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Question: Will you support Gavin's new block size limit hard fork of 8MB by January 1, 2016 then doubling every 2 years?
1.  yes
2.  no

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Author Topic: Gold collapsing. Bitcoin UP.  (Read 1803733 times)
Zangelbert Bingledack
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March 15, 2015, 04:37:53 PM
 #22001

I get the analogy to gold vs. gold-backed dollars, but in Bitcoin's case I can't think of any specific changes the Feds could make to a fork that would allow it to both (a) obviate almost everyone's need for Bitcoin and (b) be enough different from Bitcoin for the government to be satisfied with it (and hardcore bitcoiners to be dissatisfied with it).

Well one change they could make is to declare the fork is legal, while the original is illegal with significant +10 years jail time for using it.

It's not that different from simply declaring Bitcoin illegal. In either case the incentive to use Bitcoin is affected similarly, to the extent that FEDCoin lacks Bitcoin's key features. (And again, to the extent that it doesn't lack Bitcoin's features, it's wonderful - just not for Bitcoin investors - but also highly unlikely to happen.)

More than that, banning Bitcoin and using a FEDCoin lacking many of Bitcoin's key features just hamstrings the US in the economic race. It's a giveaway to other countries.

Any fork could start out as an un-changeable supply. The FED's dollar was originally convertible to gold and thus had a fixed supply. Then during the next crisis they can default and fork again to increase the supply through default "for the common good".

This is a dream scenario for Bitcoin: they've familiarized the general public with some or most of the benefits of Bitcoin, now they are corrupting their own fork, driving people to use Bitcoin (or, if the original FEDCoin is sufficiently Bitcoin-like to keep people away from Bitcoin, then people will just keep using the more Bitcoin-like fork; if they also ban the original FEDCoin fork, then we're back to the "Bitcoin ban" scenario mentioned above).

So I can't see any move toward FEDCoin not helping Bitcoin, or at least advancing the cause of cryptoledgers.
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March 15, 2015, 05:56:21 PM
 #22002

So I can't see any move toward FEDCoin not helping Bitcoin, or at least advancing the cause of cryptoledgers.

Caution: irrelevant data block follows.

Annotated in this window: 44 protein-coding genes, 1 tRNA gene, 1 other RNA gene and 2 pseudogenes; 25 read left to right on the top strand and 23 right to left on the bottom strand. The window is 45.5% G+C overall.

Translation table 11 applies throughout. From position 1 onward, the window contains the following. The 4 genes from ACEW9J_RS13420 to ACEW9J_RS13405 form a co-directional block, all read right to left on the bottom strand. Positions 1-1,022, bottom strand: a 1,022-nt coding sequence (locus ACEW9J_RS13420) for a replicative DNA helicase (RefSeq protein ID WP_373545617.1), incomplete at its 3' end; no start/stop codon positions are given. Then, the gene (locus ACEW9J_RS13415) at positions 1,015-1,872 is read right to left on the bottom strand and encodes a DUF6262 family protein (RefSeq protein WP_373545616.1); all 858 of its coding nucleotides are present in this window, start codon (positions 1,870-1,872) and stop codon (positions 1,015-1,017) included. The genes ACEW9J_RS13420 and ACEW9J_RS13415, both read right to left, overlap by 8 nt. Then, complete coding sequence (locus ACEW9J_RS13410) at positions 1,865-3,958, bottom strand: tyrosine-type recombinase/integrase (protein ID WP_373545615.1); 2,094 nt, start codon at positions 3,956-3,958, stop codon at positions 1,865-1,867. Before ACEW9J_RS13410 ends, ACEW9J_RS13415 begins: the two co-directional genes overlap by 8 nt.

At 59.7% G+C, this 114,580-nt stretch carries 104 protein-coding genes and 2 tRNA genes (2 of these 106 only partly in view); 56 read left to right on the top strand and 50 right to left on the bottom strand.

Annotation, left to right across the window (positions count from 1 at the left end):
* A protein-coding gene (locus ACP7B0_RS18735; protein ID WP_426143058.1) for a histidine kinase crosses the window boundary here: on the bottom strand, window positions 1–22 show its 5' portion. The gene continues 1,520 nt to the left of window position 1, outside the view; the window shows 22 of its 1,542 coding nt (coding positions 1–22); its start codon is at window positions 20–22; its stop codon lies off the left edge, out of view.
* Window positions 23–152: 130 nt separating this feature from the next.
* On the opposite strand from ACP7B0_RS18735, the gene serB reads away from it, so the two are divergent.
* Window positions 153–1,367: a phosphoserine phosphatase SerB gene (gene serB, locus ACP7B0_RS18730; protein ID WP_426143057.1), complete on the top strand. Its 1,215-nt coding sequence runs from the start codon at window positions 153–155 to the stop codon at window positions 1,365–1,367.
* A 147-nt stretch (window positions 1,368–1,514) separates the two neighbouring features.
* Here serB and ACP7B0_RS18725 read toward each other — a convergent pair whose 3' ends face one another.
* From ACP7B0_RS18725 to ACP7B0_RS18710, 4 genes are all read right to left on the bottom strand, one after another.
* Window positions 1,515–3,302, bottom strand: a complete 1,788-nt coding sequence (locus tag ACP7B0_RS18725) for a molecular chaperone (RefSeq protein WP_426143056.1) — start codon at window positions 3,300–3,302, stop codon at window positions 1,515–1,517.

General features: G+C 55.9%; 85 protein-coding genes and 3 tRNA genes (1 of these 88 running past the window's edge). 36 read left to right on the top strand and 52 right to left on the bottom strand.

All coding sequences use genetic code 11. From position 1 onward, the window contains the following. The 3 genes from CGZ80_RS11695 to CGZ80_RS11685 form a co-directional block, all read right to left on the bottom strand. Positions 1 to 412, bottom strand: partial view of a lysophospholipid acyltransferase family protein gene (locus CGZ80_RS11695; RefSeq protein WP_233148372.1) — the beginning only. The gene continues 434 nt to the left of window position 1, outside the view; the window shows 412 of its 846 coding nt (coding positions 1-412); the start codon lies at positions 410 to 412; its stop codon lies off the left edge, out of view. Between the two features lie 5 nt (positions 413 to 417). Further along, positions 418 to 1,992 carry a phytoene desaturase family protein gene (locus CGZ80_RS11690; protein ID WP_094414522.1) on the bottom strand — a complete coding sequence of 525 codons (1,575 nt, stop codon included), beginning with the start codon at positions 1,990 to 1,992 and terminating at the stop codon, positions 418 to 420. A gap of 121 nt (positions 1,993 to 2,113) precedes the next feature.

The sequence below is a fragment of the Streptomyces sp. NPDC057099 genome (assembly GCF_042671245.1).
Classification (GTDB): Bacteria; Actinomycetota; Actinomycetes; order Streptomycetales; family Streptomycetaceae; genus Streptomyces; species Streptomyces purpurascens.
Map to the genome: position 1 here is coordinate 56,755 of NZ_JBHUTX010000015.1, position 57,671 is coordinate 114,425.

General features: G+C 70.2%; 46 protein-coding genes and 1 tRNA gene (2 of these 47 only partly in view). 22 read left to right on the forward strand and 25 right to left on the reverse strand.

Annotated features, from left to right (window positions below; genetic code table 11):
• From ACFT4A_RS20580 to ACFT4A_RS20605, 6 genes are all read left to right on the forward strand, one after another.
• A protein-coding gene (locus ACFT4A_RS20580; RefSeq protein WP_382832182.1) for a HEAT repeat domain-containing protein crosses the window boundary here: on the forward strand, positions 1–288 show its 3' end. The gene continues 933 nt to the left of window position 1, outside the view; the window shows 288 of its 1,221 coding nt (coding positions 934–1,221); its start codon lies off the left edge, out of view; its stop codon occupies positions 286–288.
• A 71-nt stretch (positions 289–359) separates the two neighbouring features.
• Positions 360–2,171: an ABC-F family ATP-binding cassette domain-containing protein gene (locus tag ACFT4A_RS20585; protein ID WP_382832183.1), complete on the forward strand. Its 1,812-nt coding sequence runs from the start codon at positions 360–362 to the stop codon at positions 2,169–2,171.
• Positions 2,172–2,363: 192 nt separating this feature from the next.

Agreed.

This inevitably leads to competition between the two monetary system. It all boils down to people now having a legit alternative that is uniquely accessible, hard to confiscate and absent, at least to some degree, from the corruption of banks and the state. Something gold has ultimately failed to offer.

If you believe Bitcoin's monetary features to be sound then it should win based on economic merits alone.


"I believe this will be the ultimate fate of Bitcoin, to be the "high-powered money" that serves as a reserve currency for banks that issue their own digital cash." Hal Finney, Dec. 2010
Zangelbert Bingledack
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March 15, 2015, 06:30:15 PM
 #22003

On forkability in general, I see it as a great strength, not a weakness. It means that the economic majority is always in control even when major changes have to be made.

As a side note, I find it cumbersome during deeper analysis to think in terms of "Bitcoin." Rather, I think more fluidly in terms of the economic majority ledger (currently known as the Bitcoin ledger). Forking the protocol is largely powerless* to affect the economic majority ledger, because - by the same logic as in my previous two posts - the new protocol fork only retains control of the economic majority ledger to the extent that the protocol change is compelling to the economic majority.**

Since every differentiated protocol fork (here I mean altcoins) has so far created an entirely new ledger, of course they aren't very compelling to the economic majority, receiving at most tepid investment interest. A spin-off would be based on the economic majority ledger, so it would have a great advantage over an altledger/altcoin, though if it wasn't compelling it would just be sold off by bitcoin holders for more bitcoins.

If a substantially different protocol fork or spin-off is ever more compelling to the economic majority, and of course using the same ledger is the first requirement for that, it would be adopted. The economic majority retains their ledger with their wealth in all cases. Bitcoin-the-protocol may be no more, but the ledger stays so bitcoin holders have nothing to fear except a re-naming.